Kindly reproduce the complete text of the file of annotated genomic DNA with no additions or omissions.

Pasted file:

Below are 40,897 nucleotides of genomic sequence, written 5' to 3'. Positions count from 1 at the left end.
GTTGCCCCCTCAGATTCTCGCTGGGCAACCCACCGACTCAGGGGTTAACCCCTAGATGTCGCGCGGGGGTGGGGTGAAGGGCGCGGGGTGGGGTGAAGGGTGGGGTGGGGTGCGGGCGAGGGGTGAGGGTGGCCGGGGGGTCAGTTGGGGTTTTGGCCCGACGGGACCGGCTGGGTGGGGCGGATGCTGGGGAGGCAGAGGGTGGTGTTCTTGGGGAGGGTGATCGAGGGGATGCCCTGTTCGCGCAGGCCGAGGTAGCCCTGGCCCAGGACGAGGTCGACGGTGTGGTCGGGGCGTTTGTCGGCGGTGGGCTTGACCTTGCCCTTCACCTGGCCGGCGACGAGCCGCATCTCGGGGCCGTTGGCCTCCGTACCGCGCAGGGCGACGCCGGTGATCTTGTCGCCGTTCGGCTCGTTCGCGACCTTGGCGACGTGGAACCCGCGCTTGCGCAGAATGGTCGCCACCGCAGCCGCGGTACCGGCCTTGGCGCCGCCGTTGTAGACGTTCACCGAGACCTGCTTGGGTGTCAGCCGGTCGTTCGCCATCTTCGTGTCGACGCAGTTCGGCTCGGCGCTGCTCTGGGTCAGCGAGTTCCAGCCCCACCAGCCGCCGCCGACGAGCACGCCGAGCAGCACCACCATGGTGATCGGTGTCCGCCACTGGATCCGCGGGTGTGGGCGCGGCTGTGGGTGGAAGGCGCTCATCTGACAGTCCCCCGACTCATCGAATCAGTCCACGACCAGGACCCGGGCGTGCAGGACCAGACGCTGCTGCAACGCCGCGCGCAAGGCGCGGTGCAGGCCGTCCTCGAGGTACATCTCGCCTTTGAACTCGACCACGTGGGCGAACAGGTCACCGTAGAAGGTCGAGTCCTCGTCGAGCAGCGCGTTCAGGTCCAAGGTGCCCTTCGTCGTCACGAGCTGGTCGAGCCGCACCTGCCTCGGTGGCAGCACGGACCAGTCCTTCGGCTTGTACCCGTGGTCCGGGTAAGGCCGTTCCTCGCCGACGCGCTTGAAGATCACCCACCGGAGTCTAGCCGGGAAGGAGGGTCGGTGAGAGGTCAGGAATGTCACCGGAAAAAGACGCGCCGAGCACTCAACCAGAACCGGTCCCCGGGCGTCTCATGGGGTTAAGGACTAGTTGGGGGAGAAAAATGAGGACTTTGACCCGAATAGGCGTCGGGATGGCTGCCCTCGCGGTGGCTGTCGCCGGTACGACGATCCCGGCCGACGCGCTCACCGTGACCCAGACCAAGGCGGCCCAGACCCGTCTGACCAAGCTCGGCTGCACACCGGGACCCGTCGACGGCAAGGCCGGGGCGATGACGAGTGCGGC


Below are 40,897 nucleotides of genomic sequence, written 5' to 3'. Positions count from 1 at the left end.
GTTGCCCCCTCAGATTCTCGCTGGGCAACCCACCGACTCAGGGGTTAACCCCTAGATGTCGCGCGGGGGTGGGGTGAAGGGCGCGGGGTGGGGTGAAGGGTGGGGTGGGGTGCGGGCGAGGGGTGAGGGTGGCCGGGGGGTCAGTTGGGGTTTTGGCCCGACGGGACCGGCTGGGTGGGGCGGATGCTGGGGAGGCAGAGGGTGGTGTTCTTGGGGAGGGTGATCGAGGGGATGCCCTGTTCGCGCAGGCCGAGGTAGCCCTGGCCCAGGACGAGGTCGACGGTGTGGTCGGGGCGTTTGTCGGCGGTGGGCTTGACCTTGCCCTTCACCTGGCCGGCGACGAGCCGCATCTCGGGGCCGTTGGCCTCCGTACCGCGCAGGGCGACGCCGGTGATCTTGTCGCCGTTCGGCTCGTTCGCGACCTTGGCGACGTGGAACCCGCGCTTGCGCAGAATGGTCGCCACCGCAGCCGCGGTACCGGCCTTGGCGCCGCCGTTGTAGACGTTCACCGAGACCTGCTTGGGTGTCAGCCGGTCGTTCGCCATCTTCGTGTCGACGCAGTTCGGCTCGGCGCTGCTCTGGGTCAGCGAGTTCCAGCCCCACCAGCCGCCGCCGACGAGCACGCCGAGCAGCACCACCATGGTGATCGGTGTCCGCCACTGGATCCGCGGGTGTGGGCGCGGCTGTGGGTGGAAGGCGCTCATCTGACAGTCCCCCGACTCATCGAATCAGTCCACGACCAGGACCCGGGCGTGCAGGACCAGACGCTGCTGCAACGCCGCGCGCAAGGCGCGGTGCAGGCCGTCCTCGAGGTACATCTCGCCTTTGAACTCGACCACGTGGGCGAACAGGTCACCGTAGAAGGTCGAGTCCTCGTCGAGCAGCGCGTTCAGGTCCAAGGTGCCCTTCGTCGTCACGAGCTGGTCGAGCCGCACCTGCCTCGGTGGCAGCACGGACCAGTCCTTCGGCTTGTACCCGTGGTCCGGGTAAGGCCGTTCCTCGCCGACGCGCTTGAAGATCACCCACCGGAGTCTAGCCGGGAAGGAGGGTCGGTGAGAGGTCAGGAATGTCACCGGAAAAAGACGCGCCGAGCACTCAACCAGAACCGGTCCCCGGGCGTCTCATGGGGTTAAGGACTAGTTGGGGGAGAAAAATGAGGACTTTGACCCGAATAGGCGTCGGGATGGCTGCCCTCGCGGTGGCTGTCGCCGGTACGACGATCCCGGCCGACGCGCTCACCGTGACCCAGACCAAGGCGGCCCAGACCCGTCTGACCAAGCTCGGCTGCACACCGGGACCCGTCGACGGCAAGGCCGGGGCGATGACGAGTGCGGC